More details emerge on Wolfram Alpha

Set to launch this month, Wolfram Alpha promises to be the next big thing from the same guy who transformed mathematical software. Ahead of its launch, though, we're seeing some details emerge that may position it as more of a Google Supplement than a Google killer.

Set to launch this month, Wolfram Alpha promises to be the next big thing from the same guy who transformed mathematical software. Ahead of its launch, though, we're seeing some details emerge that may position it as more of a Google Supplement than a Google killer. In fact, the more I read about it, the more Alpha seems like the moral equivalent of LinkedIn while Google is decidedly MySpace-esque. Both have value and both have a solid place in the market.

Don't get me wrong. Regular readers know that I have quite an infatuation with Google. Used correctly, its search tools put a whole lot of information at your fingertips and its Apps suite is about the best thing since sliced bread. However, the sheer volume of results that Google searches can churn up are daunting at best and can make it a remarkably challenging tool in education, especially for those without the wherewithal to search well (and yes, it is our responsibility to give them the wherewithal, but there's a whole lot of information floating about on the web, in case you haven't noticed).

Alpha, on the other hand, seeks to make all of this information "computable," so that when someone asks it a question, it provides an answer. Google is giving this a shot with their Public Search tool, but as Hiawatha Bray points out in the Boston Globe,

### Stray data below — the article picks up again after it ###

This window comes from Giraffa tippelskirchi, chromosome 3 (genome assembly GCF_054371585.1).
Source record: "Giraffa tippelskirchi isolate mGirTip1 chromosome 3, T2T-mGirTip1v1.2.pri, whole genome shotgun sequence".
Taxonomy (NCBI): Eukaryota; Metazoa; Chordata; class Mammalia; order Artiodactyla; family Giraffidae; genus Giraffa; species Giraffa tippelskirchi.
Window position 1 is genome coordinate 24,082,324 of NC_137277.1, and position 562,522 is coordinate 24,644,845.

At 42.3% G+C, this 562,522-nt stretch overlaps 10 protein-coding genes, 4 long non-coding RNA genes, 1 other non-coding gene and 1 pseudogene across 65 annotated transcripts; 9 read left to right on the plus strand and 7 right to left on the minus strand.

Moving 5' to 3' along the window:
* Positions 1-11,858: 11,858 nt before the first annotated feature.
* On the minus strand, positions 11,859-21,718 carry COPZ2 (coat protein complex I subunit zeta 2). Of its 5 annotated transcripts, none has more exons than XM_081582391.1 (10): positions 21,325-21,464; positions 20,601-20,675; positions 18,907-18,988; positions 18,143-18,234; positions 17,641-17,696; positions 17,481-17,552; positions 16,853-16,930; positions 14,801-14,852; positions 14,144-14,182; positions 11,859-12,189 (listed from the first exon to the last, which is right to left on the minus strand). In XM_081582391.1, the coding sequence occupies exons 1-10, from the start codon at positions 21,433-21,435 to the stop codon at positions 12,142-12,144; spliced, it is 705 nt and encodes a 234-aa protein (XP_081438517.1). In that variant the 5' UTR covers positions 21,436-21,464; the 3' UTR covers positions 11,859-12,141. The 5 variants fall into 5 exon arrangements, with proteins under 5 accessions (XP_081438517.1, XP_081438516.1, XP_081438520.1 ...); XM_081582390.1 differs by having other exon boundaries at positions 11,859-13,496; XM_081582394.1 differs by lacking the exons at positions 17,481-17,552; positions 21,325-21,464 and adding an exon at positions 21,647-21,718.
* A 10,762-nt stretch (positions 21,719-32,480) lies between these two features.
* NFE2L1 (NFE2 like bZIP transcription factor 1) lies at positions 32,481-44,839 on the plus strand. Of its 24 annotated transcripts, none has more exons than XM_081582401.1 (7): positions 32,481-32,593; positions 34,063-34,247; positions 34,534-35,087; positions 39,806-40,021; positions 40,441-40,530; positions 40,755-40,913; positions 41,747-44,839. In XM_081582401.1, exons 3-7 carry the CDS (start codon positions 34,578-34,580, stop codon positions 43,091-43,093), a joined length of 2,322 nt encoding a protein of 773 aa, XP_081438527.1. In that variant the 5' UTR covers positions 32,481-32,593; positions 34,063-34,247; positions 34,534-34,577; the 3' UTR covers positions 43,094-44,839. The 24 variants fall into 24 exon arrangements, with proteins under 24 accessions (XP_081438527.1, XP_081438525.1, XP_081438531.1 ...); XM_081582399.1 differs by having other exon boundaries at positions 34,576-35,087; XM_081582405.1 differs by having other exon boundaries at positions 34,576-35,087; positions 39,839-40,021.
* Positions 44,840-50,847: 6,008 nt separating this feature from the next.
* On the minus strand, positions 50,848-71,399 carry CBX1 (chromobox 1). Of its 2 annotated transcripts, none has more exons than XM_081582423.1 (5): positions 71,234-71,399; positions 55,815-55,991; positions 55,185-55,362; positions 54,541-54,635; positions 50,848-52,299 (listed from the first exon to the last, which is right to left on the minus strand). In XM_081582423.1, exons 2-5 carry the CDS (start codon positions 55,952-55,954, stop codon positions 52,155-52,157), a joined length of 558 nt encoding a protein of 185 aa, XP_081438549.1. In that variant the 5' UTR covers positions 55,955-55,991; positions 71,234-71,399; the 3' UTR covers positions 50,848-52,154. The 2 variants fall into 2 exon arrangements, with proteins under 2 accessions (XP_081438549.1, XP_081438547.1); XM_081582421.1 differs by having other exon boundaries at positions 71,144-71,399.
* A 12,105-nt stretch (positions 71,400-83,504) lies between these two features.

For now, Google Public Search is rudimentary. Users who type queries like "unemployment in Massachusetts" see a graph at the top of the page. Clicking on it provides a more detailed view of the data, as well as links to let you compare Massachusetts with other states and break out the numbers by county.

But Wolfram Alpha, which will be available for public use later this month at http://wolframalpha.com, offers detailed, math-based responses to a huge variety of questions.

Google has also attempted to add semantic search capabilities (and I'm sure will get there sooner than later; they're Google, after all), but so far, this doesn't give you much. On the other hand, Alpha already seems to be pretty good at knowing what you mean. For example,

Type "snickers," and Alpha assumes you are talking about the popular candy bar. It displays a complete list of ingredients, nutritional values, and total calories. Type "half snickers," and it shows how many calories you will save by not finishing the bar.

Google currently has the advantage of volume. Its bots and spiders give us access to whatever we want, as long as we can come up with a good search term. Alpha, however, relies on some serious computation and a bit more voodoo. Again, as Bray notes,

Wolfram says Alpha is still relatively ignorant. His team of developers is constantly adding statistical databases to expand the range of the service.

Google's not going anywhere. However, I can't wait for students to get their hands on Alpha in the fall after I've had the summer to learn its ins and outs.